Two players in world politics died recently: Vaclav Havel, the ex-Czech president and Kim Jong-il, the North Korean despot. Vaclav Havel was a remarkable man who was in the main responsible for ushering in “the velvet revolution”, so-called due to its smooth and bloodless nature, thereby ending communist rule in what was then Czechoslovakia. Havel was one of very few artists to have become the head of state in any country. Given our penchant for the dramatic it makes sense that he is the least known of the two figures. Kim Jong-il on the other hand is rather well-known. He inherited his country’s rule from his equally despotic father and had been single-handedly responsibly for inflicting untold horrors on the people of North Korea. We should be glad that he is dead but his son is ready to occupy the vacuum left behind and continue the politics of oppression.
You must be wondering why am I essentially repeating what everyone has already read or heard through various news media. The reason as always is that the two events got me thinking about various forms of governments that have been tried throughout our civilized history. These two figures in their own completely different ways did a lot to prove that democracy is the only viable alternative, however imperfect it might be. Any form of government that does not grant full freedom of speech and the right to organize is not a true democracy. Just for that reason alone we should celebrate the occupy movement. You can argue for and against the motives and debate if it was done right ad nauseam but you cannot doubt its legitimacy. It was just a group of people frustrated at feeling left out of the democratic process who were simply asserting the power of the people, which is the very essence of democracy. I will attempt to describe the circumstances leading up to the occupy movement and the varied reactions it provoked. See what you make of it.
Money is power, it always has been so, and it is never going to be equally distributed. The role of the government is to ensure that the weakest members of the society (disabled, elderly, children, mentally ill etc.) are taken care of and that everybody has access to basic necessities such as food and shelter and also to make sure that a system exists in which anyone can get ahead if they try hard enough. Of course government pays for all that thru taxation and it must be so. But it does not mean that we start taking money from the rich and start handing it out to the poor. Anytime we talk about redistribution of wealth we start to inch closer to communism and history shows that it does not work. It kills all individual incentive and breeds a dead society. We are all responsible for our own fortunes in the end and if we start to have a victim mentality that the government needs to take care of us we can kiss good-bye to a thriving society. I don’t mean to sound all self-righteous and preachy on this one but it is an important point that needs to be made. There are far too many people in the country who feel a sense of entitlement and it is because of them that the occupy movement had its fair share of detractors. There is no smoke without fire however and there were legitimate reasons behind the whole movement.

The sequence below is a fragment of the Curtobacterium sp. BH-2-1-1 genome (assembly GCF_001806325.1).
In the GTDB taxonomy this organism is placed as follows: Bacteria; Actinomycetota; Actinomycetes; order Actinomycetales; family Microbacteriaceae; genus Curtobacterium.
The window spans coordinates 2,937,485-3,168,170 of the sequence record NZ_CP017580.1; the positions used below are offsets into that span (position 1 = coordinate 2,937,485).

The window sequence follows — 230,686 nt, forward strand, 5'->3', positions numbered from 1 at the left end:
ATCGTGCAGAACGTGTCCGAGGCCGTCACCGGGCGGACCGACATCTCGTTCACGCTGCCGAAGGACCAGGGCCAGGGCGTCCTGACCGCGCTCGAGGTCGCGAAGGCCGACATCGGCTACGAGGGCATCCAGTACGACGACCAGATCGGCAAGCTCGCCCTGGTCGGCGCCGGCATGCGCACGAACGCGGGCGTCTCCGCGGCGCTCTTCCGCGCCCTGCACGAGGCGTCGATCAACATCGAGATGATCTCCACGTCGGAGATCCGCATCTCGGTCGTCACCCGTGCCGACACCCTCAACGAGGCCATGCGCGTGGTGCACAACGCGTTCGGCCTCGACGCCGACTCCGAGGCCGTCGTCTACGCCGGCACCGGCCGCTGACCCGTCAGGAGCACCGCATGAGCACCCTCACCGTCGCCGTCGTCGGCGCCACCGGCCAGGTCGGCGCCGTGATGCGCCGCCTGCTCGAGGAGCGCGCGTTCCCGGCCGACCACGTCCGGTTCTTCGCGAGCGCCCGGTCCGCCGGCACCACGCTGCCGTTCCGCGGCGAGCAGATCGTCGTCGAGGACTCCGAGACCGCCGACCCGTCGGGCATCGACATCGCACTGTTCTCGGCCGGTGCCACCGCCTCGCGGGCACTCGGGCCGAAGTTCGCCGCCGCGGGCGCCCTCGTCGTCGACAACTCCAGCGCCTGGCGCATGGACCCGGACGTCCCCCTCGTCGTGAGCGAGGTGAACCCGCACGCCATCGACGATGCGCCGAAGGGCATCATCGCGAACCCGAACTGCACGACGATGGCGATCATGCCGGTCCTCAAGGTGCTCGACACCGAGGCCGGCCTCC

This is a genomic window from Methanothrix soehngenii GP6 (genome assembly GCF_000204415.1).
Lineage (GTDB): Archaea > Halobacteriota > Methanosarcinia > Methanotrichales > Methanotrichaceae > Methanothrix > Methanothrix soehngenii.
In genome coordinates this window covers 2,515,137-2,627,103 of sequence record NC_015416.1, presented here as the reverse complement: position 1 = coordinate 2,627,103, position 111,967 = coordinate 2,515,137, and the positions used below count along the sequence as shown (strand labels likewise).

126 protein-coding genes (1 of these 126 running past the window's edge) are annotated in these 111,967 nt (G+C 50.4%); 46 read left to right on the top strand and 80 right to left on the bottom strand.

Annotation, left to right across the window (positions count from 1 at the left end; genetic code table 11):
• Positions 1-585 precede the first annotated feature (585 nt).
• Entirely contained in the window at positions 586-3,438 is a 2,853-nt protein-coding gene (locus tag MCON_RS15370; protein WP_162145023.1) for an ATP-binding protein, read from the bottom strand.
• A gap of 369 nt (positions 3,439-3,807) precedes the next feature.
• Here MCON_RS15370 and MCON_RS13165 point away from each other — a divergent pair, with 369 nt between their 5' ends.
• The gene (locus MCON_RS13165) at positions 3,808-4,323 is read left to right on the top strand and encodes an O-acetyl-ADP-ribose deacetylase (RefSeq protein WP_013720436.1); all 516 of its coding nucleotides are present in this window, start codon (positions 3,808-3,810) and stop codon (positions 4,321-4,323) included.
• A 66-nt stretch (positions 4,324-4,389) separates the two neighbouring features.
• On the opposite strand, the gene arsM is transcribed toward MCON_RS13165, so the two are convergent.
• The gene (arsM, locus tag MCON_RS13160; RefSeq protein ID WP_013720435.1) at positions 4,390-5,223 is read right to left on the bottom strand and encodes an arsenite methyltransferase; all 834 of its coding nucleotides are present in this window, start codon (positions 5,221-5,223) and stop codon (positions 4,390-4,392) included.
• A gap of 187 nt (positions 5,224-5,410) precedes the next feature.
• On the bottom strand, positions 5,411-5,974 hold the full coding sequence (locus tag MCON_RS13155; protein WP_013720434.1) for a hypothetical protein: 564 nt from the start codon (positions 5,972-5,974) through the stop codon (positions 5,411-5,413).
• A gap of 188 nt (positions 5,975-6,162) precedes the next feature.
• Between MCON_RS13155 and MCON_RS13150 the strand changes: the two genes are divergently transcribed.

The unfortunate reality of the current state of affairs is that the free market capitalism in this country is degenerating into a deviant form of capitalism that carries with it no risk of failure. The one basic tenet of free market capitalism is that everything is driven by forces of supply and demand, which in turn dictates the profits and losses of any enterprise. Now this system has broken down big time in the nebulous world of financial industry aka wall street. What has transpired there in last few years is nothing short of outrageous. The big banks made risky bets with public money, lost their bets of course and still came out smiling at the end of it all. They had become too big to fail and had to be saved with public money again. It’s as if their actions had no punitive consequences for themselves, only for everybody else. Isn’t this a sweet set-up? In effect the general public provided the big banks with an insurance policy that the banks did not have to pay for. It was a win-win situation for the banks: if their bets panned out they stood to make enormous profits and if they failed their bets were protected anyway. Last time I checked this is completely antithetical to the basic ethos of capitalism; risk must come with its own rewards and failures. Any tampering with those basics necessarily violates the essence of capitalism. I am not saying that the bail-out for the banks was not needed. Of course it was needed, the consequences for the economy would have been catastrophic. But what is also needed is more regulation of the financial industry so as to not let the situation worsen to a point where the whole country is held hostage to the banks’ fortunes. The financial industry as a whole has become far too powerful because of what it specializes in: Money. We need to act to correct the balance of power (driven by money) that has become concentrated in too few hands. Our democracy is threatening to turn into an Oligarchy and the occupy movement was our democracy’s cry for help. And that’s what it was all about.